The island’s reservoirs are only at just over 50 per cent capacity due to the dearth of rainfall for this time of the year, it was reported on Sunday.
The stored amount stands at 50.1 per cent or 145.5 million cubic metres on November 5, compared with 220.9 million cubic metres, or 76 per cent of capacity this time last year.
All of Cyprus’ reservoirs combined have a total capacity to store 290.8 million cubic metres.
According to the data, Kouris, the largest dam in Cyprus, has stored 59.2 million cubic metres, or 51.5 per cent of its capacity, compared with 81.3 per cent at the beginning of November 2020.
The reservoirs connected to the Southern Pipeline – Kouris, Kalavasos, Lefkara, Dipotamos, Germasogeia, Arminou, Polemidia and Achna, have stored 89.3 million cubic metres, or 47 per cent of capacity compared with 75 per cent this time last year.
Paphos three reservoirs, Asprokremmos, Kannaviou and Mavrokolympos, have stored 42.4 million cubic metres and are at 59 per cent capacity, while those in the Chrysochous area – Evretou, Argaka, Pomos and Ayia Marina are at 48.7 per cent capacity.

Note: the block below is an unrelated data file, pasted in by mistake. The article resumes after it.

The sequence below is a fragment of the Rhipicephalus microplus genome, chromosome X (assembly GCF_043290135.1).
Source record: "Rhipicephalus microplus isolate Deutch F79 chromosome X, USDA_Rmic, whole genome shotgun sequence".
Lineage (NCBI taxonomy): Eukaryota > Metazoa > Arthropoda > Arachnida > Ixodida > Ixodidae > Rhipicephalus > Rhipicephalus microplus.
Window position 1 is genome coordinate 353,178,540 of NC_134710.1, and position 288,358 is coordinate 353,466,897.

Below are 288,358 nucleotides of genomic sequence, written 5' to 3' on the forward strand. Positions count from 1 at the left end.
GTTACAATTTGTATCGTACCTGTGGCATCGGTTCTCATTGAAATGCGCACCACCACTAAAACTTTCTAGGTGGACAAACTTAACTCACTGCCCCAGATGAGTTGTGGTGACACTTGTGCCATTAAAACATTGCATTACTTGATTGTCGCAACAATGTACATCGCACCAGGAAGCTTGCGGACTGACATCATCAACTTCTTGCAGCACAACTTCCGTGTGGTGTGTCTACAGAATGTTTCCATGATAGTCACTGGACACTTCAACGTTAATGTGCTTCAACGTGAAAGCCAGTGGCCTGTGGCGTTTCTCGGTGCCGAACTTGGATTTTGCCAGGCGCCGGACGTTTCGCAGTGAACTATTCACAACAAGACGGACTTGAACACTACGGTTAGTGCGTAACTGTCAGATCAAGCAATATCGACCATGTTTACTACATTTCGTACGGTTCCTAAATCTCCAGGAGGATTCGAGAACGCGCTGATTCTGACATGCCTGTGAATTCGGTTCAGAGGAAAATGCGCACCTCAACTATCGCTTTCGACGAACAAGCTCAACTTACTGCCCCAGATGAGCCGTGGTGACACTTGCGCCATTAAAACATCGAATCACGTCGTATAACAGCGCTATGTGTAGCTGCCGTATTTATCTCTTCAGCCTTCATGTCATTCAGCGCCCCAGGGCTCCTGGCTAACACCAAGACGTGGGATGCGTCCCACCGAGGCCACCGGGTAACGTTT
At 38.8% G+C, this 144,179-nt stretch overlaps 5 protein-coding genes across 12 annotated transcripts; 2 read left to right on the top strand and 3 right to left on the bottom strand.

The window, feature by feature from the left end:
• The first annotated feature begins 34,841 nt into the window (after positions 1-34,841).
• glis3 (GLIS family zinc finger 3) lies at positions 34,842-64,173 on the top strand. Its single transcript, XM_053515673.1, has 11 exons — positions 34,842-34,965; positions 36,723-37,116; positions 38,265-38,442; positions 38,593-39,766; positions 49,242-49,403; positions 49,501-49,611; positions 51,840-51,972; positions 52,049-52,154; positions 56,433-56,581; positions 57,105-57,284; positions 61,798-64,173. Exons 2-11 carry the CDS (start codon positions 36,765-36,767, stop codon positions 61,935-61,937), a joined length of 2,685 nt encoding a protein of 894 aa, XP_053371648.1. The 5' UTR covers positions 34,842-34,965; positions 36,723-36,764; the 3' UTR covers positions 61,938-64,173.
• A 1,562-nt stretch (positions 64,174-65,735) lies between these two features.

The lowest percentage of stored capacity on November 5 is in the Nicosia at Vyzakia, Xyliatos and Kalopanayiotis with a total of 1.1 million cubic metres or 30.3 per cent. The capacity of these reservoirs is 3.4 million cubic metres. In November last year these reservoirs were 50 per cent full.
Inflow to dams was only 36 million cubic metres in the winter of 2020-2021 compared with 139 million the previous winter – 2019-2020 – and 265 million the winter before that, 2018-2019.
According to CNA, total water demand in Cyprus in 2020 was 266 million cubic metres, of which 221 million cubic metres were covered by rainfall and 52 million coming from desalinated and recycled water.